as a step in that direction. The results of the studies herein, in sum, indicate
that anthropogenic influence on Earth, albeit only briefly sustained (to date) on
geological time scales, is likely to have significant and long-lasting consequences.
The Anthropocene, on current evidence, seems to show global change consistent
with the suggestion that an epoch-scale boundary has been crossed within the
last two centuries.
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... Fakat kentlerin Antroposen'in başlamasına neden olan felaket mekânları olduğu gerçeği de inkâr edilemez. Kentler "Büyük Hızlanma" olarak bilinen aşamada inanılmaz değişimleri yaşatan mekânlar olmuştur 37 . ...
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Ecological preservation needs to be done based on natural disparities. Islam teaches that the preservation of nature is also a commandment of Allah which is written in the Al-Qur'an. Literature is one of the good medium in reporting the importance of preserving nature. This study aims to represent the ecotheology of Islam in Tere Liye's novel “Si Anak Kuat”. The method used in this study is descriptive qualitative. Sources of data in this study are documents, namely “Si Anak Kuat” novel by Tere Liye. The technique to collect the data in this study is content analysis. Technique validity of data in this study using triangulation theory. Data analysis techniques using interactive data analysis techniques. The results showed that there are aspects that represent the ecotheology of Islam in Tere Liye's “Si Anak Kuat” novel. The aspects are 1) Tawhid, 2) Khilafah, 3) Amanah, 4) Fairness, and 5) Istislah. Studying Islamic ecotheology is the same as exploring environmental preservation in terms of Islamic teachings.
This chapter brings degrowth into conversation with Buen Vivir/sumak kawsay, an alternative to development from Ecuador. The Anthropocene is a crisis marked by multiple ecological crises, but also by dualistic and hierarchical structures of oppression. It’s a civilisationary crisis that needs to be confronted in all its intersecting dimensions. Anthropocentrism is one of the defining features of this new geological epoch, and stands in the way of more profound socioecological transformations towards ecological sustainability and social wellbeing. This chapter therefore generates an inter-epistemic dialogue between Buen Vivir/sumak kawsay, an Andean-Amazonian conceptualisation of Good Living, and degrowth, a social movement from the Global North that advocates a democratic and redistributive reduction of affluency-based consumption and production patterns in line with social and ecological boundaries. The chapter is based on research carried out in Ecuador in 2020 into Buen Vivir/sumak kawsay in practice. The dialogue between these two projects serves to overcome remnants of anthropocentrism in degrowth thought and practice. Reciprocal practices with the non-human world, observed in Ecuador, can give impetus to the cultural direction of socioecological transformation processes, alongside socioeconomic reforms and policies.KeywordsDegrowthBuen VivirAnthropocentrismAnthropocenePolitical ontologyCultural politics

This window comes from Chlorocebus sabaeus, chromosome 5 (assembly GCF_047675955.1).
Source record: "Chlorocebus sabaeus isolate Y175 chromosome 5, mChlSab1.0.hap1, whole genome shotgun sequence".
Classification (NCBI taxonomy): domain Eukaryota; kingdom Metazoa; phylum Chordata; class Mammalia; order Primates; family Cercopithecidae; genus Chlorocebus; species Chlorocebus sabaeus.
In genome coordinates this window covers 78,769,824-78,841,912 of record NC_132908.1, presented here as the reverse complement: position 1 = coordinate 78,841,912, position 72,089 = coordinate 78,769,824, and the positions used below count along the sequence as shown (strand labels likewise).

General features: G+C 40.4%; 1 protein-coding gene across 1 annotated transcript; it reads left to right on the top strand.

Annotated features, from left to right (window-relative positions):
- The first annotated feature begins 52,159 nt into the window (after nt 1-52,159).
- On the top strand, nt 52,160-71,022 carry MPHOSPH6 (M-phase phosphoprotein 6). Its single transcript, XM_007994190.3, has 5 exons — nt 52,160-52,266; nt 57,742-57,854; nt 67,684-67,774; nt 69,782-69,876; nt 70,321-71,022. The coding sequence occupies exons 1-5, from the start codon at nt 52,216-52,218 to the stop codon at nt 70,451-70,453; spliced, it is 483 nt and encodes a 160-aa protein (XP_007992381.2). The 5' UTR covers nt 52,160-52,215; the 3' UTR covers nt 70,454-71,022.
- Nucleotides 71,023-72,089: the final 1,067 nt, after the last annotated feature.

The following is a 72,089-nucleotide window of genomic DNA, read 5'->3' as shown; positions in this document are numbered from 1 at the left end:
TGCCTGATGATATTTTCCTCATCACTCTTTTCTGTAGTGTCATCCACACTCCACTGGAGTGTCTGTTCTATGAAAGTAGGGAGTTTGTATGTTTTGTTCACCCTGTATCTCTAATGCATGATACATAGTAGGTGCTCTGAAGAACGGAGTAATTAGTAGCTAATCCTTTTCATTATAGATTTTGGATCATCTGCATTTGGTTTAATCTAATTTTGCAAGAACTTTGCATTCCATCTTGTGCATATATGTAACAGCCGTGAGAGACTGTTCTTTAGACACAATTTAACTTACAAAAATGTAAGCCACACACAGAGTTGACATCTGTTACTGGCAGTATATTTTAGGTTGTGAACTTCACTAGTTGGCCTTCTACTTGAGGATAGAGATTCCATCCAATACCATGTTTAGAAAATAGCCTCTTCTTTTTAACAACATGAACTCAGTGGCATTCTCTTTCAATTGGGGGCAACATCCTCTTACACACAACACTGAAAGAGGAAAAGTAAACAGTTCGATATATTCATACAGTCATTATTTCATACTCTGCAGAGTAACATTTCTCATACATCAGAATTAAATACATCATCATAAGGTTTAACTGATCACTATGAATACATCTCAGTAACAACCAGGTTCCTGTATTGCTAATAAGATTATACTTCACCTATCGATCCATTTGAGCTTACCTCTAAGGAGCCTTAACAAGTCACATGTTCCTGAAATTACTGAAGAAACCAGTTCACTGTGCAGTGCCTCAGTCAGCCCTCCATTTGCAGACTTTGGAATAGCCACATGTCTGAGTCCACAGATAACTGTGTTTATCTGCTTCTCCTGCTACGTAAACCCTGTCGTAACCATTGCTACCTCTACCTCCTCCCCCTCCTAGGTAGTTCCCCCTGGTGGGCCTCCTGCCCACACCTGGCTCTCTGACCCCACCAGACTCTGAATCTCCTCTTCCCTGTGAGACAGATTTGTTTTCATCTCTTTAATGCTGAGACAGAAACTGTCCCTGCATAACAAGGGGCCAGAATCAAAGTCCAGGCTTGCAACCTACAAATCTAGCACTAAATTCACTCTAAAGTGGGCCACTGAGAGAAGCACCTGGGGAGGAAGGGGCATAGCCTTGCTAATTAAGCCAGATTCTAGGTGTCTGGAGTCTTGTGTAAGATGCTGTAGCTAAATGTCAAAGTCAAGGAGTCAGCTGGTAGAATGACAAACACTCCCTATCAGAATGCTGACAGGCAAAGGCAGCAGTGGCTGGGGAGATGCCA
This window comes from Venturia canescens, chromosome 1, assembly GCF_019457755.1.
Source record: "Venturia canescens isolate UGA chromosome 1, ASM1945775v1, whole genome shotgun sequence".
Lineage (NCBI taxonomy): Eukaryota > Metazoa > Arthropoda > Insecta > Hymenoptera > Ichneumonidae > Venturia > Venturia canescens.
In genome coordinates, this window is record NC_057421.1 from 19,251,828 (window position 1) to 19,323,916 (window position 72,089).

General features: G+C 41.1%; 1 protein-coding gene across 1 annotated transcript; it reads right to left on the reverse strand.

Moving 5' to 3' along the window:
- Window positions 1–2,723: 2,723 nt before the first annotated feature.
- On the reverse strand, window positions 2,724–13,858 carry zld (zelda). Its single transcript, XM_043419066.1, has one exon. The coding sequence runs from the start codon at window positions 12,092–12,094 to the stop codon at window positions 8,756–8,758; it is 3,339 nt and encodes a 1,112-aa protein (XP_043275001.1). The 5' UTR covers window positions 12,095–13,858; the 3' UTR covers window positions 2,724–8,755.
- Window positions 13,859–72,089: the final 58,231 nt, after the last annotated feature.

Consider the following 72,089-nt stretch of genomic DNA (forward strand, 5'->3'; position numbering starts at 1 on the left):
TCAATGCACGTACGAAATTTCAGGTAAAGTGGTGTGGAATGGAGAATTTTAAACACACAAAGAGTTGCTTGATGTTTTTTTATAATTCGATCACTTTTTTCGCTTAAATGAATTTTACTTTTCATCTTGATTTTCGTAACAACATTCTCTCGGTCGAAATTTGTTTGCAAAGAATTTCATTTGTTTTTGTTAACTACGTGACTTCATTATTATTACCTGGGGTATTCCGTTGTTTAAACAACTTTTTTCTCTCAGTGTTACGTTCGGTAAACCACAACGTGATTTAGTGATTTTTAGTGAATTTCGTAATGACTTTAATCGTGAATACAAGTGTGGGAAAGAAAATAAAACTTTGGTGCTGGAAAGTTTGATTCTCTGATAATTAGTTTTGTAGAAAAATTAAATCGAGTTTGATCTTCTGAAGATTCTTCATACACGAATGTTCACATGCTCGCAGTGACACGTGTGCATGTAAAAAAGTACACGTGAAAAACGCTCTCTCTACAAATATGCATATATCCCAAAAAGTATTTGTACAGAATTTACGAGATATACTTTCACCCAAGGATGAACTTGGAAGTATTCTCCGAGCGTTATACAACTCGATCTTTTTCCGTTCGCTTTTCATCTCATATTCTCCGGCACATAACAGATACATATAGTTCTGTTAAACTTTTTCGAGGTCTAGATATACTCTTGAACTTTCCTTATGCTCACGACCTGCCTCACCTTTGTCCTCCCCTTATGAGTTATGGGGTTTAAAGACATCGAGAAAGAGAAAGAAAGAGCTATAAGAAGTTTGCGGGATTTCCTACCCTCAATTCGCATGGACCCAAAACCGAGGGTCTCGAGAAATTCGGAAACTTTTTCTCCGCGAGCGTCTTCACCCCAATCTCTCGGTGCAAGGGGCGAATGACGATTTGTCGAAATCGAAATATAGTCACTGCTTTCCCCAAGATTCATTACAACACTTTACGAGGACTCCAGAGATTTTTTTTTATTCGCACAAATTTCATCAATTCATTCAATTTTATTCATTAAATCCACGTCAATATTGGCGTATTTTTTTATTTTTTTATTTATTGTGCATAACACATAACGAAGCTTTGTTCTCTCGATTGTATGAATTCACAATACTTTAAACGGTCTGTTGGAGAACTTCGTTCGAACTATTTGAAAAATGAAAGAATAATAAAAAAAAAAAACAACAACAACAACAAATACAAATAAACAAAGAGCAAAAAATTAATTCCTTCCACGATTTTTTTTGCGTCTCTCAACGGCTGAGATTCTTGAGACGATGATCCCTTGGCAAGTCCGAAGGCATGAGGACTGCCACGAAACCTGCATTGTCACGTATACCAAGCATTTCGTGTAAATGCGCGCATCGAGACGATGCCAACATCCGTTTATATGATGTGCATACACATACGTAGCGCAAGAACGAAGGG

Recent studies in digital design and fabrication processes focus on the potentials of using biological systems in nature as mathematical models or more recently as bio-based materials and composites in various applications. The reciprocal integration between mechanical and digital media for designing and manufacturing bio-based products is still open to development. The current digital form-finding scripts involve an extensive material list, although bio-based materials have not been fully integrated yet. This paper explores a customized form-finding process by suggesting a framework through mechanically informed material-based computation. Bacterial cellulose, an unconventional yet potential material for design, was explored across its biological growth, tensile properties, and the integration of datasets into digital form finding. The initial results of the comparison between digital form finding with conventional materials versus mechanically informed digital form finding revealed a huge difference in terms of both the resulting optimum geometry and the maximum axial forces that the geometry could actually handle. Although this integration is relatively novel in the literature, the proposed methodology has proven effective for enhancing the structural optimization process within digital design and fabrication and for bringing us closer to real-life applications. This approach allows conventional and limited material lists in various digital form finding and structural optimization scripts to cover novel materials once the quantitative mechanical properties are obtained. This method has the potential to develop into a commercial algorithm for a large number of bio-based and customized prototypes within the context of digital form finding of complex geometries.
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The human population has been increasing exponentially. Simultaneously, as digging sticks and antlers have given way to wooden plows, iron spades, steam shovels, and today's huge excavators, our ability and motivation to modify the landscape by moving earth in con- struction and mining activities have also increased dramatically. As a consequence, we have now become arguably the premier geomorphic agent sculpting the landscape, and the rate at which we are moving earth is increasing exponentially. As hunter-gatherer cultures were re- placed by agrarian societies to feed this expanding population, erosion from agricultural fields also, until recently, increased steadily. This constitutes an unintended additional human impact on the landscape.